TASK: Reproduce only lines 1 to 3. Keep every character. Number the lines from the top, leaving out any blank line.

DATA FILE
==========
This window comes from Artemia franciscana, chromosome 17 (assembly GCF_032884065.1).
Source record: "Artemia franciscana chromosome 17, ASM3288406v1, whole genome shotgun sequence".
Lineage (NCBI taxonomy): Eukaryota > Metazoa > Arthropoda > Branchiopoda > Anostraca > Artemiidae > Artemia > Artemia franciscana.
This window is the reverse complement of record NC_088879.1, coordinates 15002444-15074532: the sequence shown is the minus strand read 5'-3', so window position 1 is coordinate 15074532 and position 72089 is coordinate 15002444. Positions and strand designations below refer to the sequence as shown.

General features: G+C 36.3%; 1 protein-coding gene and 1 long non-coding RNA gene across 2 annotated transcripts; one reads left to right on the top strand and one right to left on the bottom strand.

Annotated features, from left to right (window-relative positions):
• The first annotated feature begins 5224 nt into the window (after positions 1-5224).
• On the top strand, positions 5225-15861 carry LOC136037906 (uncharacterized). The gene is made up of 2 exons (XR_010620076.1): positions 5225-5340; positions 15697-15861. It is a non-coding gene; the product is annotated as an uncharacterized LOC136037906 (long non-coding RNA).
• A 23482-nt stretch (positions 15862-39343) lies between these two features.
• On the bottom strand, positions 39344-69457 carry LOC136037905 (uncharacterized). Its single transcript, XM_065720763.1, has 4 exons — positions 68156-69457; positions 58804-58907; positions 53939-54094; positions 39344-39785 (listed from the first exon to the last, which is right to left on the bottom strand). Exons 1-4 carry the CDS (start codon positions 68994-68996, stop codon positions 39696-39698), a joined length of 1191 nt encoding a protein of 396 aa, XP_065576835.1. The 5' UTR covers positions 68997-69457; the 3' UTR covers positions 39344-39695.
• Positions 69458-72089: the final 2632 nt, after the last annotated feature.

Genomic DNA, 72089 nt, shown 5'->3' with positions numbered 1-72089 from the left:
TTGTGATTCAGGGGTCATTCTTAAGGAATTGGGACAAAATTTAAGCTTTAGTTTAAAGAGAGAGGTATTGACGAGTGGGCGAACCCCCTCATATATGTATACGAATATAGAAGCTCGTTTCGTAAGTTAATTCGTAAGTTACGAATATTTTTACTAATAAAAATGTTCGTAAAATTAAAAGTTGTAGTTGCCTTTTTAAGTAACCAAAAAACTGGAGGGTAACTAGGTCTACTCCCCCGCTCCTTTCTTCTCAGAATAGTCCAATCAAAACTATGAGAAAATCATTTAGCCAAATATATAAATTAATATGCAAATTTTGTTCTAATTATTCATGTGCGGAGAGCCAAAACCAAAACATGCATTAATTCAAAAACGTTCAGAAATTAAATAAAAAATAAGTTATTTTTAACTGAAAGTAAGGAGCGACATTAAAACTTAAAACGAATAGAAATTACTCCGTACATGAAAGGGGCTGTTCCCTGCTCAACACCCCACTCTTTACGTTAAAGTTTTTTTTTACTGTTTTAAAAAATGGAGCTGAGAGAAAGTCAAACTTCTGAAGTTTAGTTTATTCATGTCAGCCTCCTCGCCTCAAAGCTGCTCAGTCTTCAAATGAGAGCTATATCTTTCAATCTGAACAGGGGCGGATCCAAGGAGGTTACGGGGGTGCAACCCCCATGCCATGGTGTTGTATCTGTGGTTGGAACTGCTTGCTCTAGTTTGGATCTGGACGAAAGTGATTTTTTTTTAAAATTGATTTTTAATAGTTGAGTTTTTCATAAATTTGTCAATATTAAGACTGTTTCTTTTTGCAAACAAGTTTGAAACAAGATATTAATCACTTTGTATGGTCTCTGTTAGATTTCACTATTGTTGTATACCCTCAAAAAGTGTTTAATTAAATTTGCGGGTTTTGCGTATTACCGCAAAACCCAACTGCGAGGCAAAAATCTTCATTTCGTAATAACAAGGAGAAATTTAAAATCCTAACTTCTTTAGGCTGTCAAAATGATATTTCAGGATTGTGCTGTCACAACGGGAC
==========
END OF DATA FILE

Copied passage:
This window comes from Artemia franciscana, chromosome 17 (assembly GCF_032884065.1).
Source record: "Artemia franciscana chromosome 17, ASM3288406v1, whole genome shotgun sequence".
Lineage (NCBI taxonomy): Eukaryota > Metazoa > Arthropoda > Branchiopoda > Anostraca > Artemiidae > Artemia > Artemia franciscana.